Be reasonable with your choices

Rule of thumb: if I recommended it, I had good faith it was a good product at the time. If I turn out to be wrong, I am sorry, and I will continue to recommend software that I think will benefit my users instead of bringing them harm.

Long story short, don't use the default encryption software for your operating system, don't use tools that take advertisements in them, avoid closed-source tools if possible, and make sure that they were updated recently and don't have any critical security flaws. In this case, 7-Zip and VeraCrypt are both good software for encryption, and I will write an article about general encryption later with OPSEC involved (operational security - how you act affects how secure you are), though for now I will work exclusively with VeraCrypt.

Don't talk to anybody

If anybody knows you have files of interest on your hard drive or what have you, that's one more leaky cunt who knows that you have shit you want to hide. The amount of people who should know what's on your computer should be one - you alone. Not me. Fuck me. Treat me like dirt, Daddy. I'm worthless to you. If I ever ask you what you got on your PC, tell me to fuck off, because I don't need to know. Especially don't tell me your passwords, your usernames, your social media accounts, or anything that can be used to dox you and crack your encryption.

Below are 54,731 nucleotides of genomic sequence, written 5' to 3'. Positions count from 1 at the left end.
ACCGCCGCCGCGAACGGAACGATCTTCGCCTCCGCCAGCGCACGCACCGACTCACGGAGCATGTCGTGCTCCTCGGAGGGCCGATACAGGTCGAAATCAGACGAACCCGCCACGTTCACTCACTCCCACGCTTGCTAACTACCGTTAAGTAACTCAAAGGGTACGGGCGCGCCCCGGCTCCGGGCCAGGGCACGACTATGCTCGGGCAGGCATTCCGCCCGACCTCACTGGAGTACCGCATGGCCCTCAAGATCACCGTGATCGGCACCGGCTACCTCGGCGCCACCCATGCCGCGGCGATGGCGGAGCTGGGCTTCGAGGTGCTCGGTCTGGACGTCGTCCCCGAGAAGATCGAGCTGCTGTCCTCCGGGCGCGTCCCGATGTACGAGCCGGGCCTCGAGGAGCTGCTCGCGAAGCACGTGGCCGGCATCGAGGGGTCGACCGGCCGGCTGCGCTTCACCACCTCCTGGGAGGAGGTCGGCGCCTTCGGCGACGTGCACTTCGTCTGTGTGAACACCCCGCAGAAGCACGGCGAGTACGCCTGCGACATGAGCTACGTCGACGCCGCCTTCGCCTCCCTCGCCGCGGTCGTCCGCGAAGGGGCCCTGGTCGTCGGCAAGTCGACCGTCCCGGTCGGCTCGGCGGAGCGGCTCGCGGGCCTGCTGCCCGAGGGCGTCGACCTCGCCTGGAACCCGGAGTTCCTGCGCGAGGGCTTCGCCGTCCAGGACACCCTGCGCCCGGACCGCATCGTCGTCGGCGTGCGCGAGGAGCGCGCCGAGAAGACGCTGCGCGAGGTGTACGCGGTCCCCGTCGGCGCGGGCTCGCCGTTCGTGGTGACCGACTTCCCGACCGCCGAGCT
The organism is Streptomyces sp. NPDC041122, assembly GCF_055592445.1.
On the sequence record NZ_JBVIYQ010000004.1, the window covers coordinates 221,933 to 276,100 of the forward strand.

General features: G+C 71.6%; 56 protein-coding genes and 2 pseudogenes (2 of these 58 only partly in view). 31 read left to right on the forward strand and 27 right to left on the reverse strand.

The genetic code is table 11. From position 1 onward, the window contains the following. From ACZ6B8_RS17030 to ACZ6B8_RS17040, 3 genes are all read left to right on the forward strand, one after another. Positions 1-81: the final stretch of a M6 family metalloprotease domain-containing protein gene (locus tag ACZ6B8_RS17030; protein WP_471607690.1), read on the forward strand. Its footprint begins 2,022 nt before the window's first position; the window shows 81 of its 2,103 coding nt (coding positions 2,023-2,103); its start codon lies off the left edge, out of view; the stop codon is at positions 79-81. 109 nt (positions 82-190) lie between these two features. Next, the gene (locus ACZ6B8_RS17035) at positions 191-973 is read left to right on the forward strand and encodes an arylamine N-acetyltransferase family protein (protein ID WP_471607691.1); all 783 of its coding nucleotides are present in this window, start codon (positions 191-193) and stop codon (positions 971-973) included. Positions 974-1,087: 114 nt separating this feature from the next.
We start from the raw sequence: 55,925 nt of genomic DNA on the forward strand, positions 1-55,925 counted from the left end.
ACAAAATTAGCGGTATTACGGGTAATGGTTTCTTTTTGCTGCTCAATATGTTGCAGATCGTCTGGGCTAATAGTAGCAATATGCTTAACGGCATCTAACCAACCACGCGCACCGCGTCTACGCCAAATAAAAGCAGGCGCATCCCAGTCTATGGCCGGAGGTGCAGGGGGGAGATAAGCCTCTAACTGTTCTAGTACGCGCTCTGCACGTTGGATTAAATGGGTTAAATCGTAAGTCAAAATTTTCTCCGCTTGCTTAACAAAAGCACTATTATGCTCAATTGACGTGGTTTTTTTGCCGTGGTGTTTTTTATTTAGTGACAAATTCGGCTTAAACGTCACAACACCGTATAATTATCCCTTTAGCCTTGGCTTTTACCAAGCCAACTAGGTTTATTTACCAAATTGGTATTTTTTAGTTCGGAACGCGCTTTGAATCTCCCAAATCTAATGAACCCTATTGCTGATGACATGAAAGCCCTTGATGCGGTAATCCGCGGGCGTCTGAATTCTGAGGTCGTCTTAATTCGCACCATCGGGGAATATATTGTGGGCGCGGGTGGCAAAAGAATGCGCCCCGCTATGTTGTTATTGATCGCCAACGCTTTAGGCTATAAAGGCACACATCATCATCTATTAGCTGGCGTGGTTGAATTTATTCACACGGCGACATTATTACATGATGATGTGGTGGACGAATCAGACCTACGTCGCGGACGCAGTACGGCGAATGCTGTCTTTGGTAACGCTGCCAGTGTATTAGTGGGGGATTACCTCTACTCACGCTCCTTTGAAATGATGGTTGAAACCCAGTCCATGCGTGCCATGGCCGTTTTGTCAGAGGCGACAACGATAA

This especially goes for cops. These thugs count on one thing - for you to panic and spill the beans. Most cops have absolutely no idea what evidence you have, especially if there is no evidence, and if you keep silent, ask for a lawyer (who will do the talking for you), and then shut up forever, then you can't be forced to give up your passwords, you won't give the cops anything to work with, and you'll go through the next few years innocent of any crimes you may or may not have committed. Unless you live in China. Fuck China. Give Taiwan the mainland (I think that's six countries I'm banned from now plz no ddos PRC haxx0rs).

Crash course is over. If you can remember these basic steps, you're already more educated than 90% of the population. It wasn't exactly a hard competition, but at least now you know how not to get raided by thugs at 6 AM.

Let's get it on

Okay, you've installed Veracrypt, even though under most circumstances you should always download the portable version of software to prevent it from writing to the registry / in-the-clear filesystem. In this case, it's actually a good idea to install Veracrypt, as it's required to use full-disk encryption, and installing it means that you won't accidentally leave it on an encrypted partition unable to launch the program you need to decrypt the files (dummy!).

So having now had it, let's talk about how to encrypt a partition. I know that you should always use full-disk encryption to prevent anything from being accessible to an unwanted party, though a partition in addition to a fully-encrypted disk is useful for adding additional security to your files, as well as being a solution in the event you need to share a computer, you poor sod. It'll also teach you about the basics of VeraCrypt and OPSEC more than the other method, so let's do this first.

The partition, Luigi! The partition!

To partition your hard drive is to take some data from one area, and shove it into another. In Windows Explorer, this shows up as another drive which you can put all your files into. This does very little on its own, a bit like being another folder. It's only good for organisation until you take measures to protect the data on that partition. Fortunate then that we are going to find these measures right now.